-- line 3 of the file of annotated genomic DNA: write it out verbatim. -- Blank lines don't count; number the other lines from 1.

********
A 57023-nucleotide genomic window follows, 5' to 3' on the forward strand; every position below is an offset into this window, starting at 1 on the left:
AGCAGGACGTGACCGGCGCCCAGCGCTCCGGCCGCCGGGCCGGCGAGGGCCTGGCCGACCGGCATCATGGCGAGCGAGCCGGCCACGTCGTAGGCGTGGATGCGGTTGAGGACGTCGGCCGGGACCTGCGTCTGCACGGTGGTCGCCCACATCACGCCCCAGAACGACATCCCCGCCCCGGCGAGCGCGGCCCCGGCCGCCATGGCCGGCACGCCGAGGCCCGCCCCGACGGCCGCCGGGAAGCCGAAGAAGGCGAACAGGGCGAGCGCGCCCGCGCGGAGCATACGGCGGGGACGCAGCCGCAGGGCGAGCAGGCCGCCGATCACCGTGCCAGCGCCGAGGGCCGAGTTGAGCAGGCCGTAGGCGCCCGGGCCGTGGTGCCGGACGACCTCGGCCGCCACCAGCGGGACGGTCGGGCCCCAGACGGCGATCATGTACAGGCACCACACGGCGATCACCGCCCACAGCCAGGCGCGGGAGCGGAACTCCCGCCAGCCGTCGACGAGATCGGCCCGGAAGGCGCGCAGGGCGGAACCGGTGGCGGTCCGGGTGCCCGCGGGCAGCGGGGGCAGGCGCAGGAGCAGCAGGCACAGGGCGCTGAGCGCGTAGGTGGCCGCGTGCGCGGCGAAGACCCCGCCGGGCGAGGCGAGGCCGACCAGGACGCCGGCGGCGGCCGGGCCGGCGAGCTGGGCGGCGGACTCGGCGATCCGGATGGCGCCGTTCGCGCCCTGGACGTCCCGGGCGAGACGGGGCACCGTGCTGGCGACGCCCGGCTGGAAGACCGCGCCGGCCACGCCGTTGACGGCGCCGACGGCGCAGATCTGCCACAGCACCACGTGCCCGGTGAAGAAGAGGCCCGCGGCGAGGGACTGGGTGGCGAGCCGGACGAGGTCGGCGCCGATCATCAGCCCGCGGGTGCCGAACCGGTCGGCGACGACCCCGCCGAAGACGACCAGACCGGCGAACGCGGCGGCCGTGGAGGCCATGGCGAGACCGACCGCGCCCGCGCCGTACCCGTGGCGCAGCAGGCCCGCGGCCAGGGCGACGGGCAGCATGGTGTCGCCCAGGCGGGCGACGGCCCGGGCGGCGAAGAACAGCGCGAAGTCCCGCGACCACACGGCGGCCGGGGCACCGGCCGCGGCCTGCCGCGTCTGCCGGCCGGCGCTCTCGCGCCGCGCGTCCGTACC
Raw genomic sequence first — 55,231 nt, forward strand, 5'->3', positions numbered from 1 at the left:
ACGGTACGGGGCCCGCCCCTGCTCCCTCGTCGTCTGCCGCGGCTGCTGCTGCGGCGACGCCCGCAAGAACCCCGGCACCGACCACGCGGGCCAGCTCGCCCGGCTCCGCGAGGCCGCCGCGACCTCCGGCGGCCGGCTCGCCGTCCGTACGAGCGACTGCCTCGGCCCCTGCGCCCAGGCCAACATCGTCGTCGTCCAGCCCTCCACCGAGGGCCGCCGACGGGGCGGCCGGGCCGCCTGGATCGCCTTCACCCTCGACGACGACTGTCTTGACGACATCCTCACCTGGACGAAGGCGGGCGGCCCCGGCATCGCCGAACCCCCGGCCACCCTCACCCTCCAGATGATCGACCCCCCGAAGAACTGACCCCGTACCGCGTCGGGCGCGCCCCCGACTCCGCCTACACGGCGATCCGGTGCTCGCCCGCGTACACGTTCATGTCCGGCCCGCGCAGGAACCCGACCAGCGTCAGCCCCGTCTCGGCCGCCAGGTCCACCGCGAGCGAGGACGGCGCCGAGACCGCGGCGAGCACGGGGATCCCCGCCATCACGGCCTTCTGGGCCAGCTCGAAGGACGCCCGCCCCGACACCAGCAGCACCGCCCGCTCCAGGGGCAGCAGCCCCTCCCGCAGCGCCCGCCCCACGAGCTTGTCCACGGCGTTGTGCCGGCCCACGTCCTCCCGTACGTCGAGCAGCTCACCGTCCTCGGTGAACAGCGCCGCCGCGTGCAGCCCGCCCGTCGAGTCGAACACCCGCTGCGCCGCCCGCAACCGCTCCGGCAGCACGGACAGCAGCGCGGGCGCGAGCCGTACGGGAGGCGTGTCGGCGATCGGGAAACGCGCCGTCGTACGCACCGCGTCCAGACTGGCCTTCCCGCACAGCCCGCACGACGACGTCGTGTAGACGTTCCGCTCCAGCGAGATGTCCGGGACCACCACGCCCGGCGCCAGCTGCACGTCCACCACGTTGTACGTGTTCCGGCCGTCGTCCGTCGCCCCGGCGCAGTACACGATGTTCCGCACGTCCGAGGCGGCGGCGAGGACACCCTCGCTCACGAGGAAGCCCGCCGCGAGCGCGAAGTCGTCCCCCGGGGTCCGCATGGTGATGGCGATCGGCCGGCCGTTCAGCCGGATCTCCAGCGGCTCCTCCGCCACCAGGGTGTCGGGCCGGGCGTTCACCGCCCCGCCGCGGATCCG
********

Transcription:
Raw genomic sequence first — 55,231 nt, forward strand, 5'->3', positions numbered from 1 at the left: